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The blues is a bantering conversation on, for the most part, the subjects of sex, love, anxiety, and travel, that was little different from the idle back-and-forth talk that might have been overheard in a 1930s barrelhouse. - Michael Taft, review of Barrelhouse Words by Stephen Calt

Author Topic: Cedell Davis in Little Rock Friday December 18  (Read 1192 times)

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afunguy1

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Cedell Davis in Little Rock Friday December 18
« on: December 15, 2009, 02:04:27 PM »
I am honored to play behind Mr. Cedell Davis on Friday, December 18, 2009 at the Whitewater Tavern in Little Rock, Arkansas.  Cedell is a classic MUST SEE.  Davis is most notable for his distinctive style of guitar playing. Davis plays guitar using a table knife in his fretting hand in a manner similar to slide guitar, resulting in a welter of metal-stress harmonic transients and a singular tonal plasticity. He uses this style out of necessity. When he was 10, he suffered from severe polio which left him little control over his left hand and restricted use of his right.[1] He had been playing guitar prior to his polio and decided to continue in spite of his handicap, and developed his knife method as the only way he could come up with of still playing guitar.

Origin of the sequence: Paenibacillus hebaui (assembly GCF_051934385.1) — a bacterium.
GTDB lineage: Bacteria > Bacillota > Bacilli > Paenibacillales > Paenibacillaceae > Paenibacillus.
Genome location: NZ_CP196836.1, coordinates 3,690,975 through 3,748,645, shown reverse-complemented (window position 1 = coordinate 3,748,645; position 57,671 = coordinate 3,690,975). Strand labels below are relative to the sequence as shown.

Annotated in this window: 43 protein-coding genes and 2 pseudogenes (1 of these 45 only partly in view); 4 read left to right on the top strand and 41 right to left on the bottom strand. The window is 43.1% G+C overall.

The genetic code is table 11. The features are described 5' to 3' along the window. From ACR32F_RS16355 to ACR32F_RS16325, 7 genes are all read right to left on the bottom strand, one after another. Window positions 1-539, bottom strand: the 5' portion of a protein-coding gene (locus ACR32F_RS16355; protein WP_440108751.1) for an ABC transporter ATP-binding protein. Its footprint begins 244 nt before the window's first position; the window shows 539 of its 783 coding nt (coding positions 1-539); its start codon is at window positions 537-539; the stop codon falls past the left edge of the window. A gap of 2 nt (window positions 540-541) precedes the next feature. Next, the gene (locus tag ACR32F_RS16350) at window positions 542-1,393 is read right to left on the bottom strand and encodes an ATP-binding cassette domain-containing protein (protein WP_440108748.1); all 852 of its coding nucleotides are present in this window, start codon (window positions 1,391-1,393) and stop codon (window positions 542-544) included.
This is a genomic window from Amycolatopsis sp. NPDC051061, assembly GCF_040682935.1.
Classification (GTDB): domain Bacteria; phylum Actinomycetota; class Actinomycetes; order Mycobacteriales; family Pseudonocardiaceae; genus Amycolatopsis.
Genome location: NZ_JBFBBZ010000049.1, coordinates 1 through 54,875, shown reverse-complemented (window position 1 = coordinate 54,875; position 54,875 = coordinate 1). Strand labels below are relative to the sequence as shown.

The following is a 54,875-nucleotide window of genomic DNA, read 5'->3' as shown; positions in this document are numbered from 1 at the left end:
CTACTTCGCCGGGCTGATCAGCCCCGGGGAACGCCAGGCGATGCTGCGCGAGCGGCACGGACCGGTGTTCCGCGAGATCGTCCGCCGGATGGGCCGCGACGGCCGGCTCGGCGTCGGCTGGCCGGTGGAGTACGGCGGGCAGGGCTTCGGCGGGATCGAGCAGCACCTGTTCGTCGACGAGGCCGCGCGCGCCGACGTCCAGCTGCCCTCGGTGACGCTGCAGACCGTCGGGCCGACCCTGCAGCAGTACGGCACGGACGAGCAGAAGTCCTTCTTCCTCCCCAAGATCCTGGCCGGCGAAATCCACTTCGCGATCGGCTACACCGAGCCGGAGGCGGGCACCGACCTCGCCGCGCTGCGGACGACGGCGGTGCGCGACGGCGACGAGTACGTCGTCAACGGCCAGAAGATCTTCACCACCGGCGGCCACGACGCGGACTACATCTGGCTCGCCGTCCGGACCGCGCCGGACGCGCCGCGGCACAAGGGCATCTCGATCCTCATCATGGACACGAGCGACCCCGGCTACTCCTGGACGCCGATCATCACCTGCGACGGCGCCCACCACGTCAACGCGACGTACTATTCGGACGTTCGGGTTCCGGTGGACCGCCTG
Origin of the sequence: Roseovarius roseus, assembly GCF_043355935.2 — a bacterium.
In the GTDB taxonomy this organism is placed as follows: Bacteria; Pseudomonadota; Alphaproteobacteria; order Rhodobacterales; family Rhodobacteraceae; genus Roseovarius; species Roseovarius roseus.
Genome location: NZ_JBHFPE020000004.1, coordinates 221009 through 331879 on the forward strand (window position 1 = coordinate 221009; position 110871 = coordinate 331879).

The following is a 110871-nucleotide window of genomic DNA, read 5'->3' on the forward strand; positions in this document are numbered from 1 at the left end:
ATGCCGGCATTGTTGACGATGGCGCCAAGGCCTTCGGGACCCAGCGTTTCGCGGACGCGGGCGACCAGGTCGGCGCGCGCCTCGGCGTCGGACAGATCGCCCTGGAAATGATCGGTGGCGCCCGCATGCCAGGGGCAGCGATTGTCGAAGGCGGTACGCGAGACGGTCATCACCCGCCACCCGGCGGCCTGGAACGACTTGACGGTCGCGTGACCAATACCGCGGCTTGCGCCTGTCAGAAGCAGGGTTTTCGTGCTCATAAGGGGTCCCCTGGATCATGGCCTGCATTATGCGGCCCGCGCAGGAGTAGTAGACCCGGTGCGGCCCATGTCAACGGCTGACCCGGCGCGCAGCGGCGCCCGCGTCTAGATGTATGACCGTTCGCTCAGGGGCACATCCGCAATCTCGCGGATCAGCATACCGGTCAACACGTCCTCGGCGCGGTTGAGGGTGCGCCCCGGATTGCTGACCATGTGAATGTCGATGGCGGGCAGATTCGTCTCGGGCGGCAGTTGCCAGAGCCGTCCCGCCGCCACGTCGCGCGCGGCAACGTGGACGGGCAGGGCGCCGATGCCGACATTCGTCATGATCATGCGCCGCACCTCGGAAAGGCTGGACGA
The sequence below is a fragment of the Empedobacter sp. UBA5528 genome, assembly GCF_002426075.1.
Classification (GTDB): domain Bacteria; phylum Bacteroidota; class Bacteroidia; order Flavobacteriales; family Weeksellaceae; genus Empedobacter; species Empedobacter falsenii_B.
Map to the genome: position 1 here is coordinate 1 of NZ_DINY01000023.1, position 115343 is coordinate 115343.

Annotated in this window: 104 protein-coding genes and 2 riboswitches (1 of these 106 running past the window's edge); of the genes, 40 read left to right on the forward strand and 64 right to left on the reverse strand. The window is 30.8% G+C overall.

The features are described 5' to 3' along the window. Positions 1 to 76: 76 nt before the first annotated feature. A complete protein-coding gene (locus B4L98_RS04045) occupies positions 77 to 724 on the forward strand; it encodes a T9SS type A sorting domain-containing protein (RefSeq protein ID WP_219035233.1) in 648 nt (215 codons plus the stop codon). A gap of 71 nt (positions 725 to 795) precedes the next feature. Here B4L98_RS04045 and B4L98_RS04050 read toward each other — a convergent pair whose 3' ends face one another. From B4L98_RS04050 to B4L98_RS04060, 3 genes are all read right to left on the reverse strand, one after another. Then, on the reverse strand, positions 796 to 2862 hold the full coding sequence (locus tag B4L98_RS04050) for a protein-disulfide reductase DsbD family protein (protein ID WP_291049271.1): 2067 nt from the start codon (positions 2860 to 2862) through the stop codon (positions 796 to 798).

Davis was born in Helena, where his family worked on a local plantation. He enjoyed music from a young age, playing harmonica and guitar with his childhood friends.

Once he sufficiently mastered his variation on slide guitar playing, Davis began playing in various nightclubs across the Mississippi Delta area. He played with Robert Nighthawk for a ten year period from 1953 to 1963. While playing in a club in 1957, a police raid caused the crowd to stampede over Davis. Both of his legs were broken in this incident and he was forced to use a wheelchair from then on. The hardships resulting from his physical handicaps were a major influence in his lyrics and style of blues playing.

In recent times, Davis' music has been released by the Fat Possum Records label to much critical acclaim. His 1994 album, produced by Robert Palmer, Feel Like Doin' Something Wrong, received a 9.0 from Pitchfork Media who called it "timeless."

The Best Of CeDell Davis (1995) was also released, with help from Col. Bruce Hampton and The Aquarium Rescue Unit. The Horror of It All followed in 1998. Davis took time away from recording after these releases, and spent the next four years writing and performing. When he returned to the recording studio, he drafted musicians like R.E.M.'s Peter Buck and The Screaming Trees' Barrett Martin. The final results, When Lightnin' Struck the Pine, arrived in 2002.[1]


Offline Bunker Hill

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  • Posts: 2832
Re: Cedell Davis in Little Rock Friday December 18
« Reply #1 on: December 16, 2009, 12:43:53 AM »
Pleased to hear he's still out there doing his thing.

FWIW between March and May 1976 Louis Guida travelled throughout Arkansas recording a variety of then as yet unrecorded bluesmen one of whom was Davis. In 1980 Rooster Records released many of these including several by Davis. Guida's interview with Davis was published in Living Blues 32 (May-June 1977) and covered six pages with photographs.


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